From rattlesnakes to bison, the wildlife are part of the attraction in places like the Grand Canyon National Park. But it’s 2021, not 1821, and the bison herd has to be controlled. That’s why the National Park Service has initiated what it calls a lethal reduction to explain how it works, spokesman Kait Thomas.
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Tom Temin: Ms. Thomas, good to have you on.
Kait Thomas: Great to be here, thank you so much for having me.
Tom Temin: And I was going to ask you how come you’re having a bison hunt? And you were going to tell me it’s not a hunt, is it?
Kait Thomas: That’s right. And I’m really glad that you asked this question. So “hunt” is a misnomer. And once the Park Service announced that we were lethally removing or culling bison from the park, the the term hunt caught fire. But that couldn’t really be further from what’s actually happening. And lethal removal, as this is called, it differs from a hunt in purpose, manner and disposition. So the purpose of this removal is not recreational at all. It’s a management activity with the goal of reducing the population of overpopulated or destructive animals, and in this case, bison.
Tom Temin: And what is it about the bison that requires them to be called?
Kait Thomas: Well as for why we’re doing this, we’ll need to travel back in time a little bit. So the herd of bison that was introduced near the North Rim of Grand Canyon in the early 1900s eventually drifted down to the end of house rock Valley and the state of Arizona began managing this herd back in 1929. And today, this herd has expanded to about three to 500 individuals. But starting in the 1990s, a combination of wildfires, drought, and hunting in the area drove the bison into the North Rim of Grand Canyon, where they have ranged in a very small area almost exclusively since 2009. So these bison have a particularly high impact on the ecosystem, because this ecosystem is not recently adapted to large-scale bison grazing. So the bison here are trampling the soils, they’re decimating native plants, they are polluting very fragile water resources, and they even damage irreplaceable archaeological sites. And if I could show you photographs, you can see that parts of the park have just been so trampled that areas that were once really lush valleys have become pockmarked with dust pits and mud holes. And now we have invasive plants on the rise and E. coli contamination from the bison is affecting the North Rim aquifer which, thousands of people depend on every year.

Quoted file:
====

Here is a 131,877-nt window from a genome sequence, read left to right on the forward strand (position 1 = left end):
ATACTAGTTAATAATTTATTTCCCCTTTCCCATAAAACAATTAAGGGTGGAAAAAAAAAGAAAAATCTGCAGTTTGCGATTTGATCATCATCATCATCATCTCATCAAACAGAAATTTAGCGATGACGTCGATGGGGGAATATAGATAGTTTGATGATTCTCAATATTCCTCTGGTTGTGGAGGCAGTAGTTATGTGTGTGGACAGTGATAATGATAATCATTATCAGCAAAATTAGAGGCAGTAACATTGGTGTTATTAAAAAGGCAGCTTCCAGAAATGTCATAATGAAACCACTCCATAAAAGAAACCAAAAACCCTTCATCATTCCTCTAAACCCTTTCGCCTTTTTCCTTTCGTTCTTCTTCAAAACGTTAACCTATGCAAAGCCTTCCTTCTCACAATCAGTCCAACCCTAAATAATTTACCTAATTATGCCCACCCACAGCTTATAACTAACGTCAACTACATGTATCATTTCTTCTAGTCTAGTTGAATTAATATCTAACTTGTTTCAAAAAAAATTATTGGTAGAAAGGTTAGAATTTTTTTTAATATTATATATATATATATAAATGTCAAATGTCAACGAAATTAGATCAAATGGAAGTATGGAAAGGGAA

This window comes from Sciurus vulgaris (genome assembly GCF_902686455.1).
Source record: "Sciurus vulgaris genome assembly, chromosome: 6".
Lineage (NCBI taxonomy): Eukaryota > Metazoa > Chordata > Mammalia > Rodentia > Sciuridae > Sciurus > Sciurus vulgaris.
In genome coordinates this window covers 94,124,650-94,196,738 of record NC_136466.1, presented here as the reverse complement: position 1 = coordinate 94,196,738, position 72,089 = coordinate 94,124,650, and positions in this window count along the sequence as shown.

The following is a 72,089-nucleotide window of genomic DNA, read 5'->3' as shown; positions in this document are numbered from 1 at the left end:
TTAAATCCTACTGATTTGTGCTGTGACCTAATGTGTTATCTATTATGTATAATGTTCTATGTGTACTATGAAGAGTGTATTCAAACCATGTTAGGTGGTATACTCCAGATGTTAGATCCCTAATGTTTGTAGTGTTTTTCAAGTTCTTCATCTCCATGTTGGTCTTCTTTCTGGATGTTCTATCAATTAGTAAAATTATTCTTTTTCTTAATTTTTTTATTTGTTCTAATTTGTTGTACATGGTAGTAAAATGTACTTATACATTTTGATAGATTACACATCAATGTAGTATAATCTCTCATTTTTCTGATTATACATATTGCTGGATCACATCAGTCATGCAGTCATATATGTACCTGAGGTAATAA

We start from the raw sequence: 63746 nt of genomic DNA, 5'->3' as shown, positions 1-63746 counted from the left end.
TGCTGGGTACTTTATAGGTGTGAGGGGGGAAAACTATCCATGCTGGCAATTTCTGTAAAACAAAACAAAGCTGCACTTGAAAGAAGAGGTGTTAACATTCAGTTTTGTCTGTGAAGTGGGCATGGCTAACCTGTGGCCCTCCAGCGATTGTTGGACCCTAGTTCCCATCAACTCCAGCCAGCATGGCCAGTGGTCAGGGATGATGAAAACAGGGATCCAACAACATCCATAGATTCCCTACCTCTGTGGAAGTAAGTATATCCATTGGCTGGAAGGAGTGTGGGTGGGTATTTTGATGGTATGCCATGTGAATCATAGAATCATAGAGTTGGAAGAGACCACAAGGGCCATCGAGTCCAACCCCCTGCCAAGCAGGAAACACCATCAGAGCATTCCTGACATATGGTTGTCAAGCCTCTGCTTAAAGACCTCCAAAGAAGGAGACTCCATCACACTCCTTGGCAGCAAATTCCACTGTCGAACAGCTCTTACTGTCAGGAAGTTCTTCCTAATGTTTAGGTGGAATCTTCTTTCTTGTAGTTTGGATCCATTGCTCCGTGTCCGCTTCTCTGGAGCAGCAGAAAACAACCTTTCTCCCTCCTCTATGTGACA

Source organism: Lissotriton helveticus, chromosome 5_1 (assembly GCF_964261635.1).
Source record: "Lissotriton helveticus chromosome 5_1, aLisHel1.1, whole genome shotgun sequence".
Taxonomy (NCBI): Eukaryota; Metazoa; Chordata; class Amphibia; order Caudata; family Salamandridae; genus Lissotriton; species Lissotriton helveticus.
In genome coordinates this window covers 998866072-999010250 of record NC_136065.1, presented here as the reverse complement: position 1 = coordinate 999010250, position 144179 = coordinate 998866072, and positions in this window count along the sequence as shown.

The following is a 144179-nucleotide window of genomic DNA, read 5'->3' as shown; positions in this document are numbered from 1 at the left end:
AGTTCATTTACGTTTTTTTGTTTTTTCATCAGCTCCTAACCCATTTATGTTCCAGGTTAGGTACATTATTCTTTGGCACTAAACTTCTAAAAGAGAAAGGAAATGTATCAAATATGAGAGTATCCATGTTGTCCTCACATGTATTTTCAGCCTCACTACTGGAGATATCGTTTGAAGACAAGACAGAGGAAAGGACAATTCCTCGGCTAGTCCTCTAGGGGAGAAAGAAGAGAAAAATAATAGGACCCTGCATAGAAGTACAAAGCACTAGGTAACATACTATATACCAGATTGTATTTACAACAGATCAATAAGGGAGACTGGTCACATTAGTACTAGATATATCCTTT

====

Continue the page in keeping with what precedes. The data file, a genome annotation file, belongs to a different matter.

Tom Temin: Sure, and I guess the National Park Service has plans for a little bit more development for tourists on the North Rim also going on.
Kait Thomas: While we’re certainly looking into redoing our waterline. And so this is a big part of that. We want to be able to accommodate the large number of visitors. Visitation – I know we’re still in a COVID year, but visitation is increasing from last year. And we expect it to get back up to where it’s been in the previous few years and increase from there. So we’re certainly looking toward making sure our infrastructure is prepared to handle those visitors.
Tom Temin: So you don’t want zero bison and you just want a manageable number that can live in harmony with that North Rim.
Kait Thomas: Right, exactly. So if we did nothing, this bison herd could grow to about 1,500 individuals over the next 10 years and they’re already too many. Five hundred bison in such a small location is really going to just take out the ecosystem. And if no management action is taken, it might even be detrimental to the herd itself for it to grow that large. So in 2017, we conducted an environmental assessment that determined that the herd size should be about 200 animals in order to be in balance with the ecosystem. And the public was allowed to provide comment during this period of time, we received lots of public comments, lots of folks that were for the program and just a few who were against. And in the end, the Park Service, the state of Arizona, the Forest Service, we developed a system of reducing the herd through a multi-pronged approach. So we’re doing live capture and relocation as well as lethal removal. And so lethal removal is only a small part of what we’re doing to manage the bison. So far, we’ve been really successful with live removal, too. So over the last two years, 88 bison have been successfully captured and relocated to the InterTribal Buffalo Council, and they were then distributed to several Great Plains tribes from that agency. And we will continue our partnership with them this fall.
Tom Temin: And so my question then is if this culling by lethal reductions is required, why have members of the public apply for the licenses or the permits to do the shooting? Why not just have park personnel handle it – 1, 2, 3?